"Worship Wars" is a common phrase used to describe the two camps: Traditional vs Contemporary. This is still happening in many churches. That is why I think it is important for us to be open about it, and to call a spade a spade. Call the war a war. Then ask whether it is a necessary war in the first place. If we are guilty of constantly squabbling over whether to do a more "traditional" kind of worship with hymns, instead of "contemporary" choruses and modern songs, we are essentially more concerned about human preferences rather than what is the purpose of singing in the first place. I think the worship wars is another point of contention among people of different generations. After all, it is another way in which different music styles and preferences appeal to different age groups.

Redeeming "Worship Wars": Focus on the theme of the worship. Choose songs that reflect a healthy variety across the different music eras. It is not the music that is the point. It is how the music, the tempo, and the overall worship mood POINT to the Creator God.

"Prolonged Minutia Meetings" is basically about majoring on the minors, putting undue weight on mundane matters, to the detriment of what is more important to the gospel. Sometimes, people call meetings simply because they feel safety in numbers.

Redeeming "Prolonged Minutia Meetings": Keep meetings in their proper perspective. One of the key ways is to set time limits right from the start. Consider the importance of each topic right from the start, assign time limits, keep watch on the time spent on debating the topic, and be prayerful throughout.

"Facility focus" is about churches that also put more emphasis on self-preservation instead of open giving.

Redeeming "Facility Focus": Maintaining the facilities of the Church is still a part of good stewardship. We cannot do away with that. What is important is to remember that keeping the facilities intact is not the purpose of the Church. The purpose is to shine as the light to the neighbourhood, and to let the Church be community  to all, and not just Church for some. This many even mean risking theft, sabotage, and all kinds of abuse when Church starts to be open to inviting strangers into the facility. The key thing in preserving the facility is to ask: What or who are we preserving the building for? How is the building being used for the gospel?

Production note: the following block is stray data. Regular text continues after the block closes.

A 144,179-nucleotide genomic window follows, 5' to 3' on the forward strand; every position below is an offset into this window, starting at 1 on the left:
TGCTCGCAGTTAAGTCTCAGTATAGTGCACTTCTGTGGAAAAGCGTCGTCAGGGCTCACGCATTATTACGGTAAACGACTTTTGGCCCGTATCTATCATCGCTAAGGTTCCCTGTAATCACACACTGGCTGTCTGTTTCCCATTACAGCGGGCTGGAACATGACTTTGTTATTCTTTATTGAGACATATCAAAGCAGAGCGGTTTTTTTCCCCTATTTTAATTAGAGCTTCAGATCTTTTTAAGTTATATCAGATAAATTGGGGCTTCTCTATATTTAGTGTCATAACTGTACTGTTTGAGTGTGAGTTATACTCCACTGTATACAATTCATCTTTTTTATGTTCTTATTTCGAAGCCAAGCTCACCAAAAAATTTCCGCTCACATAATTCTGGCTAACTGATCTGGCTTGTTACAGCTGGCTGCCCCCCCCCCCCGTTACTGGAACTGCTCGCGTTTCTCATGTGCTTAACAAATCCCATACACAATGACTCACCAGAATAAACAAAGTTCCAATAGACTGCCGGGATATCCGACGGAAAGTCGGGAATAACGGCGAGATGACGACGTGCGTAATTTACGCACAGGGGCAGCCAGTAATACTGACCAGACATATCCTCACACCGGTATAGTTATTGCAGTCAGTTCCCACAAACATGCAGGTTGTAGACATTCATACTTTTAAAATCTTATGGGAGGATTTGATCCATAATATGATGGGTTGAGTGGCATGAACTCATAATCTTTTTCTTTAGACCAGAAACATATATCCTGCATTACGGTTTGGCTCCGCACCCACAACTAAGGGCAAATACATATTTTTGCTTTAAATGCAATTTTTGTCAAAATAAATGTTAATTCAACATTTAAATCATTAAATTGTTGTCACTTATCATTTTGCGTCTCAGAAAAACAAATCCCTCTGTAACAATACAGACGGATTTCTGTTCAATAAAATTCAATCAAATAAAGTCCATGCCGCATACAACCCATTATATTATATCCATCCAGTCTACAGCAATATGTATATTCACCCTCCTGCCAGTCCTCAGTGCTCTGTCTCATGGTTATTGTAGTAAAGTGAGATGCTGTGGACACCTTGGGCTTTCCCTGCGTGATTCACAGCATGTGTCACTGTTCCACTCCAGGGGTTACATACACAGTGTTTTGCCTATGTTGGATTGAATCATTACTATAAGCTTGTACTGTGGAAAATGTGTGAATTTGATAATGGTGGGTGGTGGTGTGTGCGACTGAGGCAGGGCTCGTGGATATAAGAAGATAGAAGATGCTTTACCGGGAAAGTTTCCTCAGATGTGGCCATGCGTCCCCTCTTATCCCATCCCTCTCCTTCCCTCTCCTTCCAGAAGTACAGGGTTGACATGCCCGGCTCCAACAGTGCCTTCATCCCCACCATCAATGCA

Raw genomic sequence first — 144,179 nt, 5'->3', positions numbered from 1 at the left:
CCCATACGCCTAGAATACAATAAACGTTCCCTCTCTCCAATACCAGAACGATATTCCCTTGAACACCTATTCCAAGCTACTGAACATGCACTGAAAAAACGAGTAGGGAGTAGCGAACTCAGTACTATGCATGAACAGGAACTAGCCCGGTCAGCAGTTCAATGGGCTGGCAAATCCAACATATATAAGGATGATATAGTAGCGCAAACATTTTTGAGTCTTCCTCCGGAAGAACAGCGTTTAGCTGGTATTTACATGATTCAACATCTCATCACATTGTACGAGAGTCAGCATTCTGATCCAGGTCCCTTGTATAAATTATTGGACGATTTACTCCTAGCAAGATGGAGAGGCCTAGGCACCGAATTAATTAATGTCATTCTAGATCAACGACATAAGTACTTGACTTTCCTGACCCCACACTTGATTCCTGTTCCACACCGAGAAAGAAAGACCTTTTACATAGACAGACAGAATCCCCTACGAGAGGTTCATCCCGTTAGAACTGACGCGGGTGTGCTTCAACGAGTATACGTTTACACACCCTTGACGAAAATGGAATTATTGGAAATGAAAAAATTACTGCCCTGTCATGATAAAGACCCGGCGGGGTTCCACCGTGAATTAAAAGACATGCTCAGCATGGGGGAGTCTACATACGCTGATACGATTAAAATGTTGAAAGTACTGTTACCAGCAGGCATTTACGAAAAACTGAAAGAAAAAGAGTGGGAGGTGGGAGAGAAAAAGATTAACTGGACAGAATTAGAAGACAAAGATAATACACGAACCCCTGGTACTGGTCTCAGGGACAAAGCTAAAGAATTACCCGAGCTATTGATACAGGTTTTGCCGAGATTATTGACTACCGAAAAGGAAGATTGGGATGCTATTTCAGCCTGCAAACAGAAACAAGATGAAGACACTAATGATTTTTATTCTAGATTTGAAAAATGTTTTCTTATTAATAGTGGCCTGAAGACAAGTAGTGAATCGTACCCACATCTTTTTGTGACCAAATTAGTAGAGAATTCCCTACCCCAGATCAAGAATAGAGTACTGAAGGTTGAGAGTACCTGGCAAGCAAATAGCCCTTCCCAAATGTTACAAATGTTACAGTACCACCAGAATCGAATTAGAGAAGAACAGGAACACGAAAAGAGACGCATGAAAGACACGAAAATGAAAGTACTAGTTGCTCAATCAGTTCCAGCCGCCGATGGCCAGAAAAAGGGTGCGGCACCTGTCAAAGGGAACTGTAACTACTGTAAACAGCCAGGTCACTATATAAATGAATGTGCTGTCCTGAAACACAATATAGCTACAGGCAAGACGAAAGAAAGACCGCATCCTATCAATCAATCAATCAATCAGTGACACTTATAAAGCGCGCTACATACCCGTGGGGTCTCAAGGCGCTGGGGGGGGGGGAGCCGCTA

"Program Driven" is something many churches are dependent upon in order to draw in the people, to give people something to look forward to. I am a little ambivalent when it comes to this. We need programs. We also need focus that the programs is trying to get us toward. The key is to remember what the programs are leading us toward, and not let programs become an end in itself.

Redeeming "Program Driven": Rather than to throw away programs altogether, why not line up each program with the mission and vision of the organization. How much is it serving the needs of the inside community? How much is it serving the needs of the outside community? How is the balance?

"Inwardly Focused Budget" is a tell-tale sign of what is more important to a Church. What if the majority of the Church budget goes into its own programs? Worse, if members feel comfortable about spending more than 80% on their own programs and self-preservation, that will be a clear sign of an inward looking Church.

Redeeming "Inwardly Focused Budget": Take a step of faith. Cut back on inward budgeting and expand the giving. Be stingy when it comes for spending on self. Be generous, even lavish when spending on the needs of the community around us, in missions, in outreach, and in helping the poor.

"Inordinate Demands for Pastoral Care" is something that often bogs down the time and energy of leaders in any organization. When this happens, the Church no longer looks like a city whose light is set on the hill for all to see. It resembles the ambulance light inside the organization, constantly flashing at each member's house. Working 24x7, the Church's constant cry for care amid personal pain makes us wonder about the theology of care in the Church. After all, a healthy Church is one that exercises all the gifts, and not dependent on a handful of people only.

Redeeming "Inordinate Demands for Pastoral Care": People are tougher than what we think. Given the right push and motivation, they can be part of the solution instead of part of the problem. Instead of constantly clamoring for attention, I think it is important to learn to be dependent on God, and to ask God to show us how to be people who give care instead of waiting for care to come to us.

"Attitudes of Entitlement" is something ingrained by the culture around us. Many of us grow up thinking that the world owes us a living. I think it stems from people still in an immature stage of faith. A growing child of God will learn that his dependence is on God more and more, and on the world less and less.